Last year I wrote an article from the heart about why I choose to be a pacifist and what happened in my life that caused it. 9/11 and what happened afterward was ultimately why I became a pacifist. I wrote it after my cousin got upset about me saying that I don't support the military. I still don't. My own brother recently joined the Army and is stationed somewhere in Korea. I don't talk to him. We weren't the talking types anyways. I would talk to him if he called. I don't hate him or anything. He's my brother after all. I don't support his decision to join the military. He's not in a combatant role, but nonetheless he's been trained to kill people and I can't tolerate that. That doesn't mean that I hate him. I know that I rant and rage a lot about people, but I certainly don't hate them. I can't tolerate their behavior, but that doesn't mean I advocate violence or harm against them. I equate joining the military with doing other dumb things like stealing and leading a homosexual lifestyle. While I don't hate any person, I don't have to tolerate or condone their behavior. So I don't tolerate my brother's choice either.
Now that I've said that and made it clear. I think I'd like to talk about why I feel the way that I do.
If you answered yes to any of these questions, you would be oh so wrong. That man is not a terrorist. He's not middle eastern; he's from India. He isn't muslim either. He a Sikh.
On September 15, 2001, Frank Roque, a man clearly disturbed by the images of 9/11, went to a gas station and shot Balbir Singh Sodhi, the owner of the gas station. He thought Mr. Sodhi was a Muslim and had been telling his co-workers for days that he was going to kill a Muslim. Because sikh men are required by their faith to wear turbans, ignorant Roque mistook him for being Muslim and shot him. In fact he shot him 5 times. Muslim men do wear turbans. They typically wrap them around a small head cap. The style is different than the Sikh style.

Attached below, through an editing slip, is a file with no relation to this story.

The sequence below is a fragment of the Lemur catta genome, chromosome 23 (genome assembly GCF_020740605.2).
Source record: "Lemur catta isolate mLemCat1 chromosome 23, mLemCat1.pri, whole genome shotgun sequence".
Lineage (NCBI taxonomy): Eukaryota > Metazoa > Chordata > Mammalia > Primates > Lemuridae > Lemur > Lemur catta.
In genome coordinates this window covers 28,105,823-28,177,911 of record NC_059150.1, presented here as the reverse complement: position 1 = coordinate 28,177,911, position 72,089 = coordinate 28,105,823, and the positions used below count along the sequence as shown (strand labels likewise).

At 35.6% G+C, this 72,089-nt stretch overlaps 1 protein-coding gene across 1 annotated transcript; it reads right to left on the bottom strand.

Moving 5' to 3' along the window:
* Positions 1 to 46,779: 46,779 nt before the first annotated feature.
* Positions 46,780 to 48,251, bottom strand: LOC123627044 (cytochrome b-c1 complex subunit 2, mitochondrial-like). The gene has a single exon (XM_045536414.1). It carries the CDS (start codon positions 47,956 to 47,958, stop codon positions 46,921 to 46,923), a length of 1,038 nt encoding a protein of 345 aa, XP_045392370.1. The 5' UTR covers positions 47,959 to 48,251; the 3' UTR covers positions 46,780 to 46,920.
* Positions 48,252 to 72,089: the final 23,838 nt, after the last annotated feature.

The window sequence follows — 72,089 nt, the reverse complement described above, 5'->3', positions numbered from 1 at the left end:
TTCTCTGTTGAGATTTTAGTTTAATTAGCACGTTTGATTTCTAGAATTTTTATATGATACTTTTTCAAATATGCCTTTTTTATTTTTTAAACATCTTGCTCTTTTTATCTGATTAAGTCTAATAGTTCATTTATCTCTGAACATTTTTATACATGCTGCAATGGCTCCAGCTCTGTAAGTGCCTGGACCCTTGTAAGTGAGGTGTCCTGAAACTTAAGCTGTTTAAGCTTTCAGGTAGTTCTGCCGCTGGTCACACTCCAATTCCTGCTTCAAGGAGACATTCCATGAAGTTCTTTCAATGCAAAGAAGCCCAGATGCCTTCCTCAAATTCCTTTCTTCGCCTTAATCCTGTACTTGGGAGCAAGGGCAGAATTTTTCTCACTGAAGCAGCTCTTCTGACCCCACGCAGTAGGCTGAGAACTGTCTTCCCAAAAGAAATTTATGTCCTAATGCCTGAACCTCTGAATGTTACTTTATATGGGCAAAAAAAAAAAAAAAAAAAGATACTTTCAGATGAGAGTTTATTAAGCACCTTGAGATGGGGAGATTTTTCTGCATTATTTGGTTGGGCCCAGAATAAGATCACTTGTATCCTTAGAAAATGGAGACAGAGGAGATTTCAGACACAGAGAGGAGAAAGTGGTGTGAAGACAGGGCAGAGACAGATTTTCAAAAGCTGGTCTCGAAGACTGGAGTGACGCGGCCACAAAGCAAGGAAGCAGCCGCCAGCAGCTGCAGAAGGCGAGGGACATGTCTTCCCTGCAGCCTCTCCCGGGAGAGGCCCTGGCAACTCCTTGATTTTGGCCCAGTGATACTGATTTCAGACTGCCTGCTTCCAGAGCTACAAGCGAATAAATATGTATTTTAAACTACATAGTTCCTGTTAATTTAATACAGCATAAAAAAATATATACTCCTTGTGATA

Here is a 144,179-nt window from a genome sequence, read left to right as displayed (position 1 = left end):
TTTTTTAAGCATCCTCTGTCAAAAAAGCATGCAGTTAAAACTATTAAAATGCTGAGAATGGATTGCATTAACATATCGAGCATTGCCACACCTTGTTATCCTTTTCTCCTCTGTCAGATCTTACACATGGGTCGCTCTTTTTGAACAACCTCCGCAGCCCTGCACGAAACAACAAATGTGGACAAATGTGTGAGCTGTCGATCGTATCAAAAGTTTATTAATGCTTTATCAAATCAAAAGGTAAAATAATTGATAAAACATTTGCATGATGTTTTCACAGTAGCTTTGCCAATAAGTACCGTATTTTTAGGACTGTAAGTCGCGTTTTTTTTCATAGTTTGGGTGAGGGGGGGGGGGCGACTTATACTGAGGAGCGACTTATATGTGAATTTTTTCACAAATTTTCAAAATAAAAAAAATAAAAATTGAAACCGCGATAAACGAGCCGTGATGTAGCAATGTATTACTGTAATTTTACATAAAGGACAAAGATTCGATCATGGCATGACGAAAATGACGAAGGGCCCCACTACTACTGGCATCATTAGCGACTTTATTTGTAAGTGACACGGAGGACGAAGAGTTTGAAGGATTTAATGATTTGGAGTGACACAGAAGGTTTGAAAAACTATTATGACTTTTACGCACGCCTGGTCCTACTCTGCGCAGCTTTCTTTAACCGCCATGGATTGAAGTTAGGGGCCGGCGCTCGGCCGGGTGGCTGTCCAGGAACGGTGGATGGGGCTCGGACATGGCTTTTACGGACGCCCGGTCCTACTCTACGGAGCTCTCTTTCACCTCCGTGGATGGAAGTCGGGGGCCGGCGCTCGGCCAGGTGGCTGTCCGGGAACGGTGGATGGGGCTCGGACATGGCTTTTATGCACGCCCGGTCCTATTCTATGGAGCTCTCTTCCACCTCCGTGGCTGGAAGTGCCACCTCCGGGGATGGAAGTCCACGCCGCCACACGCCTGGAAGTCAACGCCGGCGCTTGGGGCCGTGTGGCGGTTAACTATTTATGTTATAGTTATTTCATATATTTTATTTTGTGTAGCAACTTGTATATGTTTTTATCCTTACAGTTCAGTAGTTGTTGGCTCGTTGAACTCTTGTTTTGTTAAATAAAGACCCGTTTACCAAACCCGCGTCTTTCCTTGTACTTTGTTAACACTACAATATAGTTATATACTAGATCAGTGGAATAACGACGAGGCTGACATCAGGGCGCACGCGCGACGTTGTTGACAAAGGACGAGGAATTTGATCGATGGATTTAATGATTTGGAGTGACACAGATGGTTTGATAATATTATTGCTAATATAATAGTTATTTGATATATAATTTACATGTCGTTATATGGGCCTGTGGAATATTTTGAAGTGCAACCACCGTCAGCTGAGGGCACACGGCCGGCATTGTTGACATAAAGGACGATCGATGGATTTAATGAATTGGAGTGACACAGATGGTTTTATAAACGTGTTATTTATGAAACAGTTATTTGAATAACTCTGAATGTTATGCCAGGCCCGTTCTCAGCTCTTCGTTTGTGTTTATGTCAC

This is Babir Singh Sodhi. He was an immigrant from India where the vast majority of Sikh's are from and experience religious persecution. He came to the United States and worked hard to earn his gas station. He came to the United States to have an easier life for his family and because some idiot didn't know that he wasn't a muslim but instead hardened his heart, he died.
In case you're wondering, this is Osama bin Laden wearing a Muslim style turban which are usually only white, black, or green and don't have a peak in them. Muslim men unlike Sikh men are not obligated to wear turbans. Now you know the difference. So people who use such filthy language as "rag head" and "towel head" (ahem, the military in particular) don't realize that Muslim men aren't the only ones who wear turbans.
After I heard that my own fellow Americans were retaliating against other Americans simply because of their faith (or mistaken identity), I was hoping pissed. There were Muslims who died during 9/11 as well. Rahme Salie was a Muslim victim of 9/11. She was a passenger on flight 11. Her and her husband both died along with their unborn child. Her family was barred from traveling to her memorial service.
Needless to say, if the terrorists had wanted mass chaos and for hatred of Muslims to perforate, they got their wish. But they won't get my hatred. They will only get my pity. And that's why I became a pacifist.
While I can't justify why some Muslim extremists decided to do such a horrible thing, I also can't understand why people would continually perpetuate the violence. And that is why 9/11 and what happened shortly afterward became a turning point in my life. I turned to the Prince of Peace and said "no" to all of that evil.
So how did 9/11 affect you? Did you loose someone? Did you suddenly find yourself learning more about Islam? How has your life changed since?